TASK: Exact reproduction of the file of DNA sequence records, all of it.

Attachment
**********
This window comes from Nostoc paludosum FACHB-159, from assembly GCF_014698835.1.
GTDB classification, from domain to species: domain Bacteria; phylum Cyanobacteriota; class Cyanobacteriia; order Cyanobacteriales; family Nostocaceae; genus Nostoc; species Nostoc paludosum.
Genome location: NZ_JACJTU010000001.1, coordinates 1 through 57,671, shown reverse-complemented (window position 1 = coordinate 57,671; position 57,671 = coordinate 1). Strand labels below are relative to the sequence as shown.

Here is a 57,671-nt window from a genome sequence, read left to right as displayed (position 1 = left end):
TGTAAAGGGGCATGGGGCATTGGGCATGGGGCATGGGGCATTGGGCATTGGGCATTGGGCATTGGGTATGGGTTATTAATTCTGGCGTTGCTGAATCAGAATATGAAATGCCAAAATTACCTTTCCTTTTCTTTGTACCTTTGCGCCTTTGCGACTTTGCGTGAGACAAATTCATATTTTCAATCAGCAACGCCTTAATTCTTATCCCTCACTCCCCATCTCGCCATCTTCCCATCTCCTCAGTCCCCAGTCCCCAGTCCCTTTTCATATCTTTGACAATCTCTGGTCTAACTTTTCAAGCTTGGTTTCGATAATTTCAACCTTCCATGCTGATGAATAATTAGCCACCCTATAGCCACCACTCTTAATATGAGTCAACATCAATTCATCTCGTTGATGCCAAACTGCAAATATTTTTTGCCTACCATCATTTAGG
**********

This window comes from Nostoc paludosum FACHB-159, from assembly GCF_014698835.1.
GTDB classification, from domain to species: domain Bacteria; phylum Cyanobacteriota; class Cyanobacteriia; order Cyanobacteriales; family Nostocaceae; genus Nostoc; species Nostoc paludosum.
Genome location: NZ_JACJTU010000001.1, coordinates 1 through 57,671, shown reverse-complemented (window position 1 = coordinate 57,671; position 57,671 = coordinate 1). Strand labels below are relative to the sequence as shown.

Here is a 57,671-nt window from a genome sequence, read left to right as displayed (position 1 = left end):
TGTAAAGGGGCATGGGGCATTGGGCATGGGGCATGGGGCATTGGGCATTGGGCATTGGGCATTGGGTATGGGTTATTAATTCTGGCGTTGCTGAATCAGAATATGAAATGCCAAAATTACCTTTCCTTTTCTTTGTACCTTTGCGCCTTTGCGACTTTGCGTGAGACAAATTCATATTTTCAATCAGCAACGCCTTAATTCTTATCCCTCACTCCCCATCTCGCCATCTTCCCATCTCCTCAGTCCCCAGTCCCCAGTCCCTTTTCATATCTTTGACAATCTCTGGTCTAACTTTTCAAGCTTGGTTTCGATAATTTCAACCTTCCATGCTGATGAATAATTAGCCACCCTATAGCCACCACTCTTAATATGAGTCAACATCAATTCATCTCGTTGATGCCAAACTGCAAATATTTTTTGCCTACCATCATTTAGG